Why Capello is a bad choice for Russia


Having parting ways with Dick Advocaat after the Euros, Russia faced a massive decision over whom to appoint as his successor. Having failed to qualify for the last two World Cups and with the team that impressed so much at Euro 2008 collectively aging, the Russians face a serious challenge in maintaining their fast-slipping status as a top footballing nation. Plus with the World Cup in Russia just six years away, this arguably the most important appointment the RFU will have ever made.

Personally I don’t think Capello is a smart choice for Russia. Firstly the Russian public has seemingly become disillusioned with the idea of a foreign manager after the disappointment of Hiddink and then Advocaat’s reign. It’s worth noting also that those two were both Dutch and the strong and long standing stylistic similarities between Dutch and Russian football are common knowledge – Italian football however couldn’t be more different, so it’s likely Capello will receive even less sympathy and understanding than his predecessors.  

Also, having read this quote from Capello – “I am very excited. We can do a lot and we have much to do. For me it is a great challenge and, of course, the main goal is to qualify for the World Cup” – I think it’s easy to tell his priorities are going to differ from the RFU’s. At 66 years old, where is the incentive for Capello to begin promoting younger players and building the new squad that Russia need to remain competitive up to 2018.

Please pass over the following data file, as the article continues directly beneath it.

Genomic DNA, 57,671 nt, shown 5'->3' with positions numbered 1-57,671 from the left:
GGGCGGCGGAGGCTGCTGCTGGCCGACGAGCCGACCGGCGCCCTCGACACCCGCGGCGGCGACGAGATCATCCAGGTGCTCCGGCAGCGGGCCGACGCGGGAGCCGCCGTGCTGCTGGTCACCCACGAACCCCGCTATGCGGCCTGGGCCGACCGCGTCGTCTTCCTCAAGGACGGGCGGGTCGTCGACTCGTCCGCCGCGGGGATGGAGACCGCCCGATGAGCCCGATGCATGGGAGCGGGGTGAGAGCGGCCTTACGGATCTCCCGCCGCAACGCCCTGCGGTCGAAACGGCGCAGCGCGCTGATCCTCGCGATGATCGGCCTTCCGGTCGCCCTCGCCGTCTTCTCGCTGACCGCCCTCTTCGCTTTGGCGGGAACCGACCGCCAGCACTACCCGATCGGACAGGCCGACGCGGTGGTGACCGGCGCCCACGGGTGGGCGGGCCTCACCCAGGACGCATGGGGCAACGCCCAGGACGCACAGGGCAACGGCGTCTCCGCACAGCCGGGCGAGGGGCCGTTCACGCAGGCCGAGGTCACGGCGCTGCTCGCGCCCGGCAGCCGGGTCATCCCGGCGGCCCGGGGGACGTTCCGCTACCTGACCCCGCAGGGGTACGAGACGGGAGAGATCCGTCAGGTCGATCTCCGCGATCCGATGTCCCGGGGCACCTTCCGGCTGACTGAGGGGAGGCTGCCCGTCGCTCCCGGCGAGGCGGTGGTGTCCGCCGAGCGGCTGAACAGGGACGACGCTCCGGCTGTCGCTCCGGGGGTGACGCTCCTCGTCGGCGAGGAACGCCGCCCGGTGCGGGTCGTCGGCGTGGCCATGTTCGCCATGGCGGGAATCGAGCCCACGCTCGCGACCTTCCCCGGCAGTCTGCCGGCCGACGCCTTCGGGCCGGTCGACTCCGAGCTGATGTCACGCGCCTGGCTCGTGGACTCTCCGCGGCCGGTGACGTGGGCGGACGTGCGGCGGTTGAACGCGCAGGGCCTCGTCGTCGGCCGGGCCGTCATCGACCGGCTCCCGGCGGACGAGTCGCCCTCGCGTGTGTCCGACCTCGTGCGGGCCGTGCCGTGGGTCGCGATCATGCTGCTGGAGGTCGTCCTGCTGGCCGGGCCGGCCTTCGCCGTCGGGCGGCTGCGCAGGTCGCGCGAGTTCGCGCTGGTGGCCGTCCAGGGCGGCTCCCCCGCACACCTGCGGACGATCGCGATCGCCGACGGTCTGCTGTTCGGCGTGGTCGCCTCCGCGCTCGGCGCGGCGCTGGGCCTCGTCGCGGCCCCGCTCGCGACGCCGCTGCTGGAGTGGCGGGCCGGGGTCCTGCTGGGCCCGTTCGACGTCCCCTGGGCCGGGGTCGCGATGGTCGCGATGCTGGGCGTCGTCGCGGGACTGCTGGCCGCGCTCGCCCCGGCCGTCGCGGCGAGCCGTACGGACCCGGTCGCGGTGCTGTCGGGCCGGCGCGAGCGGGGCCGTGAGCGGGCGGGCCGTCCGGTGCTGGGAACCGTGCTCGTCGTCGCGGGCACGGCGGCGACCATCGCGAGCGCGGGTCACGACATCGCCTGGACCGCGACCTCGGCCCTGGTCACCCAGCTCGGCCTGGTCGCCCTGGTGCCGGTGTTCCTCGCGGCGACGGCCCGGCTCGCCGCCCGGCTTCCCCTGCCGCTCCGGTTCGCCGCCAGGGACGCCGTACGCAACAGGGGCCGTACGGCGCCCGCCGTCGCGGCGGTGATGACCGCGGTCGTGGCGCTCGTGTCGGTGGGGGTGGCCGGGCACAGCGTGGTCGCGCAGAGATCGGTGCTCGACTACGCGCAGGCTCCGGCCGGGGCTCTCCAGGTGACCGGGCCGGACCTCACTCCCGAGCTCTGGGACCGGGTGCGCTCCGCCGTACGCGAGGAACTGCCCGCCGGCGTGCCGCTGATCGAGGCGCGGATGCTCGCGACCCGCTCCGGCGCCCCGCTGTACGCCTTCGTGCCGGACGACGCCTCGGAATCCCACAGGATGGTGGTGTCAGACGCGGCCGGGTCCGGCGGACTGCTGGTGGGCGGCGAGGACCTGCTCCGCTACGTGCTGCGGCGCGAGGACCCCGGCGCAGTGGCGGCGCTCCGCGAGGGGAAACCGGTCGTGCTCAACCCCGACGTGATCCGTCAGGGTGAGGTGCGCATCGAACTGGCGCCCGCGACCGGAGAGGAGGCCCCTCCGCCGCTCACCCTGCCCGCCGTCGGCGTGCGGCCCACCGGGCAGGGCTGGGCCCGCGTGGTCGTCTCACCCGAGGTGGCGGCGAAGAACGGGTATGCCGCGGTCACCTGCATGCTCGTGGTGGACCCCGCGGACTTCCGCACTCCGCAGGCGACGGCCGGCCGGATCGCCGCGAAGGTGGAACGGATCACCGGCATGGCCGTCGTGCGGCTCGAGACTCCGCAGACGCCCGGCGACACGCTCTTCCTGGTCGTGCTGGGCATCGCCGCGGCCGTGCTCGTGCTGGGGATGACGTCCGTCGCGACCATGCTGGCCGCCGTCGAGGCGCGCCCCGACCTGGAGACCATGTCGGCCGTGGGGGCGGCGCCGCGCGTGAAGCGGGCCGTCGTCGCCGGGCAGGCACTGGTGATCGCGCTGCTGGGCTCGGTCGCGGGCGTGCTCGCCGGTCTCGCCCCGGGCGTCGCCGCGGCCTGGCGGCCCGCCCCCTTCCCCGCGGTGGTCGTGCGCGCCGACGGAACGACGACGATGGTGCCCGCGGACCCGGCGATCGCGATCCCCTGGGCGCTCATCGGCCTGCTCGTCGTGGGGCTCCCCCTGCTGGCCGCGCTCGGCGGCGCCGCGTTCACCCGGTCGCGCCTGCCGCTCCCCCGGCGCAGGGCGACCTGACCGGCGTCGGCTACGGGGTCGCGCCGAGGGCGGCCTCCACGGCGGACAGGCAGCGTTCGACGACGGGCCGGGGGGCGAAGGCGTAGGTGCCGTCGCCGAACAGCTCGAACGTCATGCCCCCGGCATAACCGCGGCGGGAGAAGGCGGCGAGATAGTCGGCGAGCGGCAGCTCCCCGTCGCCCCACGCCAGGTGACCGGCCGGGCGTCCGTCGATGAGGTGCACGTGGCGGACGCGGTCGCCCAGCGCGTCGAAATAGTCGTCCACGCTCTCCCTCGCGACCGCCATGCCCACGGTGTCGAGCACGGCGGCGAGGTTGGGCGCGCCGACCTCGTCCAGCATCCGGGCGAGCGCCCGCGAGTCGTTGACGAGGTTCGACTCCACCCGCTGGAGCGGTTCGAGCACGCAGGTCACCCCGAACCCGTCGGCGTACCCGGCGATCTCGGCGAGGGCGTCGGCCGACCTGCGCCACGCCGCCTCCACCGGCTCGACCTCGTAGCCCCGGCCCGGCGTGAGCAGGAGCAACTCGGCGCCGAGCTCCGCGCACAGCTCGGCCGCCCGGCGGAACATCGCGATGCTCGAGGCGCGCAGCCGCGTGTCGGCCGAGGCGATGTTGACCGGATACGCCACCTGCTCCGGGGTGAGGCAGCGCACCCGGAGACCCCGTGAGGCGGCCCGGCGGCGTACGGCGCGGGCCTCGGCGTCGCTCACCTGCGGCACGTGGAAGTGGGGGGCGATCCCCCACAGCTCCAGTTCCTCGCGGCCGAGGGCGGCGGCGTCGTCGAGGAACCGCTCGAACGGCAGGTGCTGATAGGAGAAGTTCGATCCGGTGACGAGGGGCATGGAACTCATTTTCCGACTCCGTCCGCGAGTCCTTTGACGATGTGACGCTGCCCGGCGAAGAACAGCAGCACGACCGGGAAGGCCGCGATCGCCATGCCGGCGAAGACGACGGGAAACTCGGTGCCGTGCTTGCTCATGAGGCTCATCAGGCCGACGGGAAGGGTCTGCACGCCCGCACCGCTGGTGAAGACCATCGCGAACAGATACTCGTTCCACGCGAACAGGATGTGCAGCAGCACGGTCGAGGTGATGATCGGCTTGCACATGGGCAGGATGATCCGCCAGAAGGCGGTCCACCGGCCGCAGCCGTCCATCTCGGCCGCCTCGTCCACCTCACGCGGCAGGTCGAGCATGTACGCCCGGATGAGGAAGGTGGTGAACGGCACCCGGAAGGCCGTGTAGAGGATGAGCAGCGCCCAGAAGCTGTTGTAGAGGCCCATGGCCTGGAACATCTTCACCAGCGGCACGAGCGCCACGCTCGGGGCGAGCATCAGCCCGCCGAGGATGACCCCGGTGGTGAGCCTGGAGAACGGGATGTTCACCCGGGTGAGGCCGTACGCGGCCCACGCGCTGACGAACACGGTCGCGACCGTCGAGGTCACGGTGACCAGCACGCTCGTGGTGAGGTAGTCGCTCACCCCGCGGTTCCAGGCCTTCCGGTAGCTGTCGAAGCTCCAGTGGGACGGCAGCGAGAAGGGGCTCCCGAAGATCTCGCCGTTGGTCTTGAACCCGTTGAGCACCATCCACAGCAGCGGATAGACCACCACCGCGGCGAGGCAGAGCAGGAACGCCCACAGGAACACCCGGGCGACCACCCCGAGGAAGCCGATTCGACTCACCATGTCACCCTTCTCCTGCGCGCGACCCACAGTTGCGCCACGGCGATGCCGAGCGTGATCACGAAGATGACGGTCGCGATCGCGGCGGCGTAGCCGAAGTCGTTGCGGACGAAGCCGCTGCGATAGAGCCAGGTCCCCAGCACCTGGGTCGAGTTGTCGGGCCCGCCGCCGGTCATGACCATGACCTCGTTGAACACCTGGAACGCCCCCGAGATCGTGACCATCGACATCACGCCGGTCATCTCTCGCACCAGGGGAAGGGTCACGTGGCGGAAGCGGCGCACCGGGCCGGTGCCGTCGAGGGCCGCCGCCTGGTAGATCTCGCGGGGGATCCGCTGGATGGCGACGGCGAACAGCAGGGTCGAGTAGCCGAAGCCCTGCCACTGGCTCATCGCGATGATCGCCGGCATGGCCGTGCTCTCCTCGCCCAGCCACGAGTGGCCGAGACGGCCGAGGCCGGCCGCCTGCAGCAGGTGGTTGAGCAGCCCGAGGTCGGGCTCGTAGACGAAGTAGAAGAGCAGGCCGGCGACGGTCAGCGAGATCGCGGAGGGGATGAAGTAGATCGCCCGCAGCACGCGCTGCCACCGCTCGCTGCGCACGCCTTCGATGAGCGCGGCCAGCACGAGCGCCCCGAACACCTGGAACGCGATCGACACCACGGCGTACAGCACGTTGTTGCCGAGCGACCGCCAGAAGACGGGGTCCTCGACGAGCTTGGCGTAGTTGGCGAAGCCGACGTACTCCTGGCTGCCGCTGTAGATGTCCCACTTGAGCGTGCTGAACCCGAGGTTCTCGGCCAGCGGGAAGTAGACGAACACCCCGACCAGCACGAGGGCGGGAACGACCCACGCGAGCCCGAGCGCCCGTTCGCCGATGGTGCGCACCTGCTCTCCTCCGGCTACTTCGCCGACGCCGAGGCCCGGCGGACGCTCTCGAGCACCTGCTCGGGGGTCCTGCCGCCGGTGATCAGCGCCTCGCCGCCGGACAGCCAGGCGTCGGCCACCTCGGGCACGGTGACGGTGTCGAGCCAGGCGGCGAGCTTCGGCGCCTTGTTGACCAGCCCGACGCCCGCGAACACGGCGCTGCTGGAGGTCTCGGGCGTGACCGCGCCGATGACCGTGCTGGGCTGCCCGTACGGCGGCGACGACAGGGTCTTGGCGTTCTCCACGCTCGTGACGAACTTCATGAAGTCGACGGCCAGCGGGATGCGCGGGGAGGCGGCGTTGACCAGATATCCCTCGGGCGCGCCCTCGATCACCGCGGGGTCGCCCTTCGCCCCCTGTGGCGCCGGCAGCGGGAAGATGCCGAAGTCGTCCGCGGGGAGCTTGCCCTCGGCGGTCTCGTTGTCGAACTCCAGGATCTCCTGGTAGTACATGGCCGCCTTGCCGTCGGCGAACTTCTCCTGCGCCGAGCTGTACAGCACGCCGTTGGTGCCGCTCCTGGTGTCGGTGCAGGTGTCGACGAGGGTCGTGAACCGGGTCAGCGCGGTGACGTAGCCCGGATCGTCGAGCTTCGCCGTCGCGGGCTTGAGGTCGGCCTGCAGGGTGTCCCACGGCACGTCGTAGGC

Another issue is that this Russia team will unquestionably be the worst side that Capello will have ever coached. Dmitry Simonov (Sport Express Columnist) recently wrote, “Capello has not worked before with; let’s face it, mediocre material. Each coach has a specialization: some build teams of gold, some of bricks and some, I’m sorry, of horse shit. I’m not sure that an elite chef who prepares perfect mussels and foie gras sauce will boil the water for half-rotten potatoes better than any canteen cook.” I think this quote demonstrates the reservations that exist over Capello’s knowledge of Russian football, as well as his motivation and ability to build for the future at such an important time.

Finally I think Capello’s personal reasons for taking the job have to be called into question. He says that this is a “great challenge” for him but even if let’s say he manages to superbly over-achieve with Russia and get them to quarters of the next World Cup – would that really be a satisfactory achievement for a coach who has achieved so much? I don’t want to judge him personally but I’m guessing the €10m a year salary may have a lot to do with this appointment.

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